To say that spiritual engagement somehow causes humanity to become violent is to ignore the obvious pressures on all human societies throughout history to accrue scarce resources, to shore up status and power, and to impose order on chaos.
It isn’t spiritual engagement that anyone is saying causes violence, it are the direct lines from the creator of the universe telling his followers to murder people who don’t follow his rules which is what people like Dawkins, Harris and Hitchens get angry about.
Sure, I’d be happy to accept that “every new religion emerged at least in part as a protest against violence and oppression” – which is probably why violence features so prominently in their religious texts. The problem is that these books aren’t positioned as just historical texts describing a revolution. They are positioned as works of God himself, outside of time, perfect, absolute, moral, all knowing, telling people what to do. And those directions include a lot of violent actions.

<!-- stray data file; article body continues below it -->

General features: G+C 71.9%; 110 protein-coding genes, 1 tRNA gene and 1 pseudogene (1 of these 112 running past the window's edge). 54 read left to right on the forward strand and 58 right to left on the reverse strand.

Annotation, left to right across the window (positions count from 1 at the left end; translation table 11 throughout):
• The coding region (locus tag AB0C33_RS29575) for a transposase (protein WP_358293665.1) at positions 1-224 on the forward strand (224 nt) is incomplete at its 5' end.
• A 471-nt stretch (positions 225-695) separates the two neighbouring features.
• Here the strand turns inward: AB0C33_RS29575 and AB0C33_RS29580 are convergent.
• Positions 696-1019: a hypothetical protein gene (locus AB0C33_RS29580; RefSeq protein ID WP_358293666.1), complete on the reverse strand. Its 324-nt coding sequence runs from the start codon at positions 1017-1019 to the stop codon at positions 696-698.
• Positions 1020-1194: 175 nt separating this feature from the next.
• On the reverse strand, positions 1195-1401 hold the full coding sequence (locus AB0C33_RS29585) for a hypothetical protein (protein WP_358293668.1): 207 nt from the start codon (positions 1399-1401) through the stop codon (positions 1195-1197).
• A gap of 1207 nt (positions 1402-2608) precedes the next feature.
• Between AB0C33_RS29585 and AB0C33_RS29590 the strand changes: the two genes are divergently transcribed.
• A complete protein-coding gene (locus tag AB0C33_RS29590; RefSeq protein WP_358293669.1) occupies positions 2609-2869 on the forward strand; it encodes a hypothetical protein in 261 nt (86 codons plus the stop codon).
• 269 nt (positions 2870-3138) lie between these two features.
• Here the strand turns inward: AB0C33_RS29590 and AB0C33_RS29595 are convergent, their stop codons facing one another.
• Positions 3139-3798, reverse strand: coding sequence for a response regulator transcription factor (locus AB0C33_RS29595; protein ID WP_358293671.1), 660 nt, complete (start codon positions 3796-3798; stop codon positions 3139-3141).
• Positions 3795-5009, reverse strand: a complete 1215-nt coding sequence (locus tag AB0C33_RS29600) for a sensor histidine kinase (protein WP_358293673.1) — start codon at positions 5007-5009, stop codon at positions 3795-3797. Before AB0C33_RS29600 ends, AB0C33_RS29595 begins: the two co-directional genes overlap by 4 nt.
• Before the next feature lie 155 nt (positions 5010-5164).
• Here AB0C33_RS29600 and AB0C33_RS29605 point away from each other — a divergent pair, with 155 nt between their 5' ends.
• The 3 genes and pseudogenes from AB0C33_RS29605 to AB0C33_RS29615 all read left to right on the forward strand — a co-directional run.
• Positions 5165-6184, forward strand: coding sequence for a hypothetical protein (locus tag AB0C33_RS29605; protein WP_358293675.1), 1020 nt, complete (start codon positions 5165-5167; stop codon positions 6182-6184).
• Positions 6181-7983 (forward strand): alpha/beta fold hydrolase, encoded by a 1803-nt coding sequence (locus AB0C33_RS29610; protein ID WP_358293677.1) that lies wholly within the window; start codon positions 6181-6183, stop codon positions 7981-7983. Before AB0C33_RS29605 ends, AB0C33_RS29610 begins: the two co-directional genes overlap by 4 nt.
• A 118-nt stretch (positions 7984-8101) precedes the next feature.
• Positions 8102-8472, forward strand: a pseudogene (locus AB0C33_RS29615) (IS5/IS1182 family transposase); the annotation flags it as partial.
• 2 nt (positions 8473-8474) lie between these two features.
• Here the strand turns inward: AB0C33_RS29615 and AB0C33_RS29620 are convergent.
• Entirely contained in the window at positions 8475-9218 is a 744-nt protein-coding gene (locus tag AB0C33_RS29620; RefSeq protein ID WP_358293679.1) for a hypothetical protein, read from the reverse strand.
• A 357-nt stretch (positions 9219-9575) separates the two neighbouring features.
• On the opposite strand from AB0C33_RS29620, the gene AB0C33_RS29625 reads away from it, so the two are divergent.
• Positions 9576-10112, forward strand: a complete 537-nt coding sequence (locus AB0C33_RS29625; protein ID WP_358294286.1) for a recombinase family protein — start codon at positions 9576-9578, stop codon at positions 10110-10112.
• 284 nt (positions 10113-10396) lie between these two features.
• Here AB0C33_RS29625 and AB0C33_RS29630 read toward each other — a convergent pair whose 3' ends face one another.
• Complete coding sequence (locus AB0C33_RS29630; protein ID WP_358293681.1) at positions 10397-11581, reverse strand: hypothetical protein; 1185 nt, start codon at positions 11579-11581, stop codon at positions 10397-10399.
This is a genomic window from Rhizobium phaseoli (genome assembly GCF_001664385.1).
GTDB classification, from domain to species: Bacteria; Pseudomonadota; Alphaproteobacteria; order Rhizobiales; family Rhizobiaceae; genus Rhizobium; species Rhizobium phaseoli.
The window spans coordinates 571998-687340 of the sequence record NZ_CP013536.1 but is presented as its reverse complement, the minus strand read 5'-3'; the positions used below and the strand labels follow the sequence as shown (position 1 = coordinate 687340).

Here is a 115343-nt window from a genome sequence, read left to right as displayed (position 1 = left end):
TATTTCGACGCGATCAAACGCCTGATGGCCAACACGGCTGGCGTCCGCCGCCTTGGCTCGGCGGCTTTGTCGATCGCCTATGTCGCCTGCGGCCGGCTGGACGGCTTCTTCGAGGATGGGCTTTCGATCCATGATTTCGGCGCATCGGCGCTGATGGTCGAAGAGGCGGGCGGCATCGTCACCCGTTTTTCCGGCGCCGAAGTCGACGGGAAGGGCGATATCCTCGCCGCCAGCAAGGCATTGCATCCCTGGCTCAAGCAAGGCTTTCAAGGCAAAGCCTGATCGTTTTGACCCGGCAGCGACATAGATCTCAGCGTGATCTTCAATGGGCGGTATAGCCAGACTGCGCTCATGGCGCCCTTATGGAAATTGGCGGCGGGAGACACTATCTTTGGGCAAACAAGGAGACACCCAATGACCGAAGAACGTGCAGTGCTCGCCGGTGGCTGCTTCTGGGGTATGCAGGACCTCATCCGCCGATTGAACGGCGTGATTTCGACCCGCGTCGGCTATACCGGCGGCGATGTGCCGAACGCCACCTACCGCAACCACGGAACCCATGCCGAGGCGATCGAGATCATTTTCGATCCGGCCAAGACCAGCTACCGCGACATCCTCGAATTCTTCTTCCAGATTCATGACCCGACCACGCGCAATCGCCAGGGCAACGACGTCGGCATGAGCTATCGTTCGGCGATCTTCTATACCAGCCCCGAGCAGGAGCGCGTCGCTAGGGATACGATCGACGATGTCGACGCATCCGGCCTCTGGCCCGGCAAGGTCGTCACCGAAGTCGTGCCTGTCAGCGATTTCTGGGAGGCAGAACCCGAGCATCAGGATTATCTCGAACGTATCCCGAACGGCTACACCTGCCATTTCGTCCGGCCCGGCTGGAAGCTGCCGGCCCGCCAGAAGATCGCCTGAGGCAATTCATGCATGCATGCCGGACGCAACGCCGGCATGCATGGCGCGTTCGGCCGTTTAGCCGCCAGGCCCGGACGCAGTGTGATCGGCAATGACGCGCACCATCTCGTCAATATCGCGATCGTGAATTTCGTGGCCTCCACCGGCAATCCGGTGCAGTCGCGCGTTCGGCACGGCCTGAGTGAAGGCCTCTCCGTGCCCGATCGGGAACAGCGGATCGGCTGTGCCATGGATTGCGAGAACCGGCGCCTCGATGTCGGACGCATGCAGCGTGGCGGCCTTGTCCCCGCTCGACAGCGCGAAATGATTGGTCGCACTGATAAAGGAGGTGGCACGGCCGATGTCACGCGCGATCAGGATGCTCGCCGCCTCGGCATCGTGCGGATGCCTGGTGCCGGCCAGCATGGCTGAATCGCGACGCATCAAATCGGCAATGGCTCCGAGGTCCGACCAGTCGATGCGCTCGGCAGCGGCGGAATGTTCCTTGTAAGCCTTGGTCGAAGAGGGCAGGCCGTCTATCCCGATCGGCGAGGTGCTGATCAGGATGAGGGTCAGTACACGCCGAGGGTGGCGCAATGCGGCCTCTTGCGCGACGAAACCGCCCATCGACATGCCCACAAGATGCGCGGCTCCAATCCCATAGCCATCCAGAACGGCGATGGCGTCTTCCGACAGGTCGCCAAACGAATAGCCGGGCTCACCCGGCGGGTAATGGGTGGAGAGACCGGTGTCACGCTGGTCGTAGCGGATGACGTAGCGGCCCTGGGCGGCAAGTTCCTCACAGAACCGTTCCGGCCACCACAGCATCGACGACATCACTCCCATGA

And then we get puff pieces like this making out like atheists and secularists are upset at the ‘spiritual engagement’ of believers. FFS. Is it that hard to understand? When ISIS members go on murderous rampages against non-believers, they aren’t doing it because they are feeling particularly religious. They do it (amongst many other complicated emotional and political reasons) because they have direct quotes from God himself telling them to do it. When you have a direct commandment from God Almighty to kill people, why would you doubt your murderous desires?
The disgust felt by the non-religious of the religious isn’t about religious people (necessarily), nor is it even about religious extremists (necessarily). What it is about is the fact that there is a book claiming to be the unalterable and perfect account of the creator of the universe and it is a book full of violence bigotry and hatred – and for some reason, against and sense, otherwise sane and intelligent people keep defending it.